Most of Saturday and Sunday were spent in the beautiful, peaceful splendor that only a small mountain town in Colorado can offer. My time in Steamboat Springs marked my 2013 mini solo vacation – a little tradition I started accidentally when none of my friends could join me for a long spring 2012 weekend trip to lovely Asheville, NC. See? I’ll give NC credit where it’s due - So give me some credit!
I arrived early Saturday afternoon, dropped off my stuff, changed, then headed straight to Fish Creek Falls for a trail run. Reviews of the trail made it sound like a walk in the park, so to speak; but when I asked her about the trail, my weekend hostess – a Steamboat Springs local – indicated otherwise.
“It gets pretty steep.” “Oh, I’m not afraid of ‘steep.’ My running buddies and I, we do a lot of trail running in the summers.” “But it’s not just steep. There are lots of rocks on the trail.” She meant well but clearly had absolutely no idea to whom she was talking. “Do you think it’s too late in the day to get up there now?” “No, I think this time of day would be perfect.” Done and DONE.
And so, I was off. But first, I needed water to bring with me. Stopped to get water. It’s already three o’clock. Wonder if that’s too late to start. Maybe I’ll stop off at the visitor center for a second opinion. Stopped to get trail running advice. The woman echoed my hostess’ confirmation that it was indeed not too late to start a trail run in the middle of the afternoon and added, “I’d wear whatever you don’t mind getting muddy.”
Maybe I’ll just hike it. I can go back and run it tomorrow.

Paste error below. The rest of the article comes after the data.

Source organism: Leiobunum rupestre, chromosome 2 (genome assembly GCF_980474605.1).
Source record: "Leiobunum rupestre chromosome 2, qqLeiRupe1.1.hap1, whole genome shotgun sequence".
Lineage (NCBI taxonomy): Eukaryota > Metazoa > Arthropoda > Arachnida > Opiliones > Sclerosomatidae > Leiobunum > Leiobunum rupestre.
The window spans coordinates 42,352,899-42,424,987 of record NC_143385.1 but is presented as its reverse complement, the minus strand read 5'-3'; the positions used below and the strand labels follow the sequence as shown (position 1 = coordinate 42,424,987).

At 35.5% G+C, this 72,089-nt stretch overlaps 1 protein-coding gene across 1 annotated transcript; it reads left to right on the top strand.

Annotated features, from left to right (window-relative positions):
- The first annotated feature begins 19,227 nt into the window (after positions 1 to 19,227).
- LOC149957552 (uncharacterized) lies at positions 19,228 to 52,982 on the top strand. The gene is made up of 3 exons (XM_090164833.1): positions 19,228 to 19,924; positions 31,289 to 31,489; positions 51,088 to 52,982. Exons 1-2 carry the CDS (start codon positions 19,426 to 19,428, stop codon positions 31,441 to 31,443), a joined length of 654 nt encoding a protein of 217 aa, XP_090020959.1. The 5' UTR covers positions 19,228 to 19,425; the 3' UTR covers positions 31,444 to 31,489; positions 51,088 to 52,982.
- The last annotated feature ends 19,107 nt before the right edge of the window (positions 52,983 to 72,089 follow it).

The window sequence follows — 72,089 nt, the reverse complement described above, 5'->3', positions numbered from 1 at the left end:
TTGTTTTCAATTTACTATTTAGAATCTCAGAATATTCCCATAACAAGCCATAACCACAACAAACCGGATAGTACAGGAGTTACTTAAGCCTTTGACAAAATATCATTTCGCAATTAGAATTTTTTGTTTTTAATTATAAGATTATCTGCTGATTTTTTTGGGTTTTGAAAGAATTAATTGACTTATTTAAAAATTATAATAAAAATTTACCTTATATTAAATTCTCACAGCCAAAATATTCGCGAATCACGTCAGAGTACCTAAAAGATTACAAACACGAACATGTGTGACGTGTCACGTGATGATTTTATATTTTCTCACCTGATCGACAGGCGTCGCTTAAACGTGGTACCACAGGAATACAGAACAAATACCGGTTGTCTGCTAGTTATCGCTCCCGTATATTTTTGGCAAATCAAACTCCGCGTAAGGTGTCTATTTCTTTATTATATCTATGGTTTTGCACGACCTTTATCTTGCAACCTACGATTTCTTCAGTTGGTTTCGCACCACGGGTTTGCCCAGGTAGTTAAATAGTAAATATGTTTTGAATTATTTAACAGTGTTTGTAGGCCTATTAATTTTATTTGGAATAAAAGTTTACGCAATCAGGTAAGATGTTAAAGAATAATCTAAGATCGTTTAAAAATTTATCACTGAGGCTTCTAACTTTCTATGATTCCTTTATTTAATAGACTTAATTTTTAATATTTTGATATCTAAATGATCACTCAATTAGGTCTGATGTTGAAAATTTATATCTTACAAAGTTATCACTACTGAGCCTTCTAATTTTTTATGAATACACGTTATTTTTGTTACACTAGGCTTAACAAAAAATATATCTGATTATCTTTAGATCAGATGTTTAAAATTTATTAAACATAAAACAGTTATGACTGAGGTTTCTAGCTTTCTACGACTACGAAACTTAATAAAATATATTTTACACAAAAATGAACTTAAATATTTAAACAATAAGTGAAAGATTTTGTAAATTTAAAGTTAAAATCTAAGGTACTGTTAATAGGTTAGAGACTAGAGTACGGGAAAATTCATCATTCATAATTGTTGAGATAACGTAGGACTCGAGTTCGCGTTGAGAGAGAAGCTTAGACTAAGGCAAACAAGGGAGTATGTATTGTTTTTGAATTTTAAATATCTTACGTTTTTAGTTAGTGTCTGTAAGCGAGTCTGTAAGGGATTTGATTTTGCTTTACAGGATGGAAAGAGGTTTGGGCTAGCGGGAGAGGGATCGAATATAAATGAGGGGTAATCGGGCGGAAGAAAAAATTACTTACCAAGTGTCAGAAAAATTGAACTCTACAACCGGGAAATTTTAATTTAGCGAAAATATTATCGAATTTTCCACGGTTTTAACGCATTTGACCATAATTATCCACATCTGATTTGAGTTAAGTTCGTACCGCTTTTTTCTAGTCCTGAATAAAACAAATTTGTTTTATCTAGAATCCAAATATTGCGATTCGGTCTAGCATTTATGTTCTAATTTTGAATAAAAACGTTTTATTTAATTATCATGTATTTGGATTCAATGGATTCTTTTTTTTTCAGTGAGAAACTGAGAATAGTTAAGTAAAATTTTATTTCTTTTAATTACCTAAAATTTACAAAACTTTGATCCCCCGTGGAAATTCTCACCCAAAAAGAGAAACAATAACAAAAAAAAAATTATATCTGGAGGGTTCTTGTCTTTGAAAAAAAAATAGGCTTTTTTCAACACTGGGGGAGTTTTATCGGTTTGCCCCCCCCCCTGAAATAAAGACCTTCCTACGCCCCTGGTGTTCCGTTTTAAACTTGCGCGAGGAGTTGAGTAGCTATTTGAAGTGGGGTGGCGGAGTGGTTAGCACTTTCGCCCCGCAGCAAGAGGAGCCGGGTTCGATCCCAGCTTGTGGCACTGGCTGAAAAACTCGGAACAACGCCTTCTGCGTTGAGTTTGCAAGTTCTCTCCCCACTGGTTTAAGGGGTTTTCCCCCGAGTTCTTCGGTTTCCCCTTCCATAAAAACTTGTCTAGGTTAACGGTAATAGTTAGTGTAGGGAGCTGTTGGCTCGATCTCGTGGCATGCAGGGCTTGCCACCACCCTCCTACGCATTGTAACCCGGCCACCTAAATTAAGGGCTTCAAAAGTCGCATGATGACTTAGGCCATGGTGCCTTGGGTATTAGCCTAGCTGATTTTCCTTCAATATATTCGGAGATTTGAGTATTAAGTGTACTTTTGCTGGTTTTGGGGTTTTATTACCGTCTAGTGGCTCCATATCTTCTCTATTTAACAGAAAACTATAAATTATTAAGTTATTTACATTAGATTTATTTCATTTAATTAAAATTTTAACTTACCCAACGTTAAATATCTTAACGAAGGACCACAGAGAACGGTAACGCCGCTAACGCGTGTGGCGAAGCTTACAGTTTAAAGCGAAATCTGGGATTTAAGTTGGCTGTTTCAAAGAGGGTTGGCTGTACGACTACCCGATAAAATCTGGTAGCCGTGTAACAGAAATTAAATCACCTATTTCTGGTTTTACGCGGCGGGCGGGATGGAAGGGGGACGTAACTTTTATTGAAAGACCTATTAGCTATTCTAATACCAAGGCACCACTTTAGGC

And so, I was off – for real this time – and decided to give running a ‘go’ after all but found myself looking for another distraction. Is there anything else I need? Any more stops I should make? And then it hit me – I was stalling! But why?
The answer was simple – This was my second trail run since Pikes Peak. Even though I had no races on deck for the remainder of the year and my next Pikes Peak Marathon was nearly a year out, I was nervous. Nervous that the “steep” parts of the trail might kick my butt. Nervous that I’d feel tired and want to walk. Nervous that I wouldn’t feel as strong as I had hoped because I had cut back my mileage so drastically since the race.
Luckily, I – somewhere along the way the past thirty or so years - mastered the art of thought stopping. And, arguably more important, I decided to cut myself a little slack. You’re on vacation. Do what you want! I wanted to run. And I wanted to stop to take pictures along the way. So I did.
And I didn’t want to beat myself up if I ran a little on the slow side or feel guilty about stopping to take pictures along the way. So I didn’t.
Once I finally reached the trail head and started, I came across the first waterfall almost immediately:
And, I learned there was a second about two miles up the mountain. But first, I had to battle “steep” and “muddy” trails with “lots of rocks.” Ha! Two out of three – muddy and lots of rocks – turned out to be true. But steep? Not even.
My run turned out to be more like a walk in the park - saying ‘hello’ to hikers along the way and actually stopping to talk with one for a minute or two; stopping to enjoy the scenery and to take lots of pictures, something I NEVER do on my way up a mountain during training - with a front row seat to the change of seasons. My view literally went from this:
To this in less than a half mile:
And then, about a half mile beyond this point, I made it to the second waterfall and, just as quickly as I had gone from fall to winter, found myself enjoying fall again:
And, as if the scenery alone was not beautiful enough, the best part of the run was that I didn’t think twice about the trail being too steep, or too rocky, or too muddy, not even once. I just ran, and I loved every step.
It’s funny how your inner demons and insecurities can sneak up on you. Lucky me, I have my gorgeous home state – and the grace and serenity of its trails – to help me to shut them the eff up.
Melissa Mincic, Ph.D., a long-time road and trail runner, conducts applied child development research and works to influence child development policy at the University of Denver. Follow Melissa on Twitter at @nerdinrunshoes.